First off, start with a base GMK that has all the 39dll function calls. Below, is a link to the server base I made for you:

If you look at that lovely collection of scripts, you'll see a bunch of stuff. For our online game, we'll be working with the TCP commands.

The Server_Init object sets up the whole server. In the CREATE event, we need to have the following code:


In the above code, dllinit() is the function required by the DLL to initialize it. The first parameter, 0, just means the regular DLL filename, "39dll.dll". The first Boolean, True, means we want to load socket functions. Socket basically means TCP. The final parameter, False, is to load utilities. (The other stuff I don't want to mess with)

Then we create a variable, servertcp, that literally is the TCP port we're listening on. The first parameter is the port. For the example, I set it to 8080. Please change it, since some programs use 8080. The second parameter, 10, is the maximum amount of connections (players) you want to allow connected. The 1 sets blocking to OFF. Don't worry about that, just keep it at 1.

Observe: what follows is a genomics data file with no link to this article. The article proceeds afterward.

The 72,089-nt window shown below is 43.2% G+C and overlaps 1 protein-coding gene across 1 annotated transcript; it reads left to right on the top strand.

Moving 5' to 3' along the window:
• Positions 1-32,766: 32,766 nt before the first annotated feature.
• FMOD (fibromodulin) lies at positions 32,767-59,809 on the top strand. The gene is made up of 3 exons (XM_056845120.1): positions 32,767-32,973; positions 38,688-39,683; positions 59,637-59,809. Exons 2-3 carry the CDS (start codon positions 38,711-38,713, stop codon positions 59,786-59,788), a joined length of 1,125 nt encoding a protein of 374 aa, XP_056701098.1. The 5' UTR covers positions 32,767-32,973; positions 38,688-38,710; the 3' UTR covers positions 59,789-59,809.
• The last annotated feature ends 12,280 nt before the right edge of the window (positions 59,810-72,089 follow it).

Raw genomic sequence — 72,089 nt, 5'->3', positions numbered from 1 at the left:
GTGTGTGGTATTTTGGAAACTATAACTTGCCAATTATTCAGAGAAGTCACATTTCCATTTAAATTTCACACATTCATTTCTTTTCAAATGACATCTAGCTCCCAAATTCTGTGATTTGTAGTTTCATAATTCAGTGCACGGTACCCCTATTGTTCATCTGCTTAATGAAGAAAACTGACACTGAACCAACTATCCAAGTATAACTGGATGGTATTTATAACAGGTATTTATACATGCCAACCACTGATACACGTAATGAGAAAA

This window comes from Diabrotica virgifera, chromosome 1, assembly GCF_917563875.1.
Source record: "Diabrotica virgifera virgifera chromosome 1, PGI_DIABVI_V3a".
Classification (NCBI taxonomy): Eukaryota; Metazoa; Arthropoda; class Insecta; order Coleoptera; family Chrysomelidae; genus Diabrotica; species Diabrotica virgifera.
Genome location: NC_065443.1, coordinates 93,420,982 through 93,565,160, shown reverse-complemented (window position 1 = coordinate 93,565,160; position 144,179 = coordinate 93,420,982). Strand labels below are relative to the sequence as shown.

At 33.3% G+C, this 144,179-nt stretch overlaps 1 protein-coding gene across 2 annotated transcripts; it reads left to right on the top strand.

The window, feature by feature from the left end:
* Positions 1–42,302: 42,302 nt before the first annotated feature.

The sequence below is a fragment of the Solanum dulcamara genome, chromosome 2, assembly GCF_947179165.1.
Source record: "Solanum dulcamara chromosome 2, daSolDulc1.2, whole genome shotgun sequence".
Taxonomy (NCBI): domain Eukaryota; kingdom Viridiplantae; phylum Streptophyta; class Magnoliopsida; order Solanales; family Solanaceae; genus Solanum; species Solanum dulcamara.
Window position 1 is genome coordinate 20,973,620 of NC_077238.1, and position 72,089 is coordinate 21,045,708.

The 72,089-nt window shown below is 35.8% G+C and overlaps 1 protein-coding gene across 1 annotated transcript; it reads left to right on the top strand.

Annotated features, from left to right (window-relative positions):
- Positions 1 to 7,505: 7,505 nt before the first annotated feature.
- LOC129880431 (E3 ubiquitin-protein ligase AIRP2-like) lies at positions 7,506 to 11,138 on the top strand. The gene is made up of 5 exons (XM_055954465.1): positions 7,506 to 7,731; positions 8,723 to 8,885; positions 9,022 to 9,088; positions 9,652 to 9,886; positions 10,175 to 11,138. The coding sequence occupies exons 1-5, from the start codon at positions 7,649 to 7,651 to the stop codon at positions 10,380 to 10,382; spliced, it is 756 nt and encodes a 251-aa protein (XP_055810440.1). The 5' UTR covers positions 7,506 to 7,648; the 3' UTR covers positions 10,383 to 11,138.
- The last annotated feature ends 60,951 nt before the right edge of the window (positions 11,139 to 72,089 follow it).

Now, our Server_Init object is going to have a STEP event. Every step, it'll check for a client connection:

stcp = tcpaccept(servertcp,true);
if (stcp)

The above code is executed every step. stcp is a temporary variable that stores the client's TCP ID. I'll go more into this later. tcpaccept() accepts the connection, the first parameter obviously the server object, and the second one is Blocking mode, which we'll keep as true.

Then, the setsync command sets Blocking to off. Again, don't worry about blocking. Take my word for it.

Our next command, makes a new player object. (We don't care where the object is, since this is just the server). THIS IS IMPORTANT! In the player object, is every function the server carries out for the client. Each player object represents the real-life client on someone else's computer. So if there are 13 people connected to your server, there will be 13 player objects in the server. NOTE: In the client, whenever you send the server data, it's specific player object is the one that receives that data and uses it. This will become more obvious later on.